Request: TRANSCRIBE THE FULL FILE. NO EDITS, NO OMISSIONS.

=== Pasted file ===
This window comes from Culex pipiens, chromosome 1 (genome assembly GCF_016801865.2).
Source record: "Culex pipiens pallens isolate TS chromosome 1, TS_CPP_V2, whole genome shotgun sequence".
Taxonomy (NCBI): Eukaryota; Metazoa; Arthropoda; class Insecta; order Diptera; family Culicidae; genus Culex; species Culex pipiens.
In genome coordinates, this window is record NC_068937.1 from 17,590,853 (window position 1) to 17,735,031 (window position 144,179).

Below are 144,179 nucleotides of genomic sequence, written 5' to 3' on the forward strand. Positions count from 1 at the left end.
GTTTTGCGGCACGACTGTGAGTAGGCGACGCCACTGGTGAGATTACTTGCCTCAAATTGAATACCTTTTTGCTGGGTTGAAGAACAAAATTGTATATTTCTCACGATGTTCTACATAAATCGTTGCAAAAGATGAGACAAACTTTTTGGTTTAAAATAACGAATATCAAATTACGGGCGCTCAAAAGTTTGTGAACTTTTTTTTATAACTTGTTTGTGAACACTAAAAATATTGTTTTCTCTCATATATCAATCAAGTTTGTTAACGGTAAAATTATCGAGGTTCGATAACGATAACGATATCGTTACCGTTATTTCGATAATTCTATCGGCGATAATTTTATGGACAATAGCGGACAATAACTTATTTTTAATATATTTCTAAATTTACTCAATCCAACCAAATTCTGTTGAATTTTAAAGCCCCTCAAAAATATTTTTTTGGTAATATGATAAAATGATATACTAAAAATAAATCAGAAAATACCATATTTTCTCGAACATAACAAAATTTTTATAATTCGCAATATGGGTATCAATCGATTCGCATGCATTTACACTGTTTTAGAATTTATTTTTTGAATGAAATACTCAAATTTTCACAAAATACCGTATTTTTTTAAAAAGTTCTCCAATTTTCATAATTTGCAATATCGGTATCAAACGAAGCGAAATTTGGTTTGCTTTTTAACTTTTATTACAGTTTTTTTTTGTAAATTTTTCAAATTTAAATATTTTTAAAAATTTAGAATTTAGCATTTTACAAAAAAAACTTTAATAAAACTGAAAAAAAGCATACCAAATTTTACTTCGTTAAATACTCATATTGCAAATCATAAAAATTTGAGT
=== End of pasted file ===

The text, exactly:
This window comes from Culex pipiens, chromosome 1 (genome assembly GCF_016801865.2).
Source record: "Culex pipiens pallens isolate TS chromosome 1, TS_CPP_V2, whole genome shotgun sequence".
Taxonomy (NCBI): Eukaryota; Metazoa; Arthropoda; class Insecta; order Diptera; family Culicidae; genus Culex; species Culex pipiens.
In genome coordinates, this window is record NC_068937.1 from 17,590,853 (window position 1) to 17,735,031 (window position 144,179).

Below are 144,179 nucleotides of genomic sequence, written 5' to 3' on the forward strand. Positions count from 1 at the left end.
GTTTTGCGGCACGACTGTGAGTAGGCGACGCCACTGGTGAGATTACTTGCCTCAAATTGAATACCTTTTTGCTGGGTTGAAGAACAAAATTGTATATTTCTCACGATGTTCTACATAAATCGTTGCAAAAGATGAGACAAACTTTTTGGTTTAAAATAACGAATATCAAATTACGGGCGCTCAAAAGTTTGTGAACTTTTTTTTATAACTTGTTTGTGAACACTAAAAATATTGTTTTCTCTCATATATCAATCAAGTTTGTTAACGGTAAAATTATCGAGGTTCGATAACGATAACGATATCGTTACCGTTATTTCGATAATTCTATCGGCGATAATTTTATGGACAATAGCGGACAATAACTTATTTTTAATATATTTCTAAATTTACTCAATCCAACCAAATTCTGTTGAATTTTAAAGCCCCTCAAAAATATTTTTTTGGTAATATGATAAAATGATATACTAAAAATAAATCAGAAAATACCATATTTTCTCGAACATAACAAAATTTTTATAATTCGCAATATGGGTATCAATCGATTCGCATGCATTTACACTGTTTTAGAATTTATTTTTTGAATGAAATACTCAAATTTTCACAAAATACCGTATTTTTTTAAAAAGTTCTCCAATTTTCATAATTTGCAATATCGGTATCAAACGAAGCGAAATTTGGTTTGCTTTTTAACTTTTATTACAGTTTTTTTTTGTAAATTTTTCAAATTTAAATATTTTTAAAAATTTAGAATTTAGCATTTTACAAAAAAAACTTTAATAAAACTGAAAAAAAGCATACCAAATTTTACTTCGTTAAATACTCATATTGCAAATCATAAAAATTTGAGT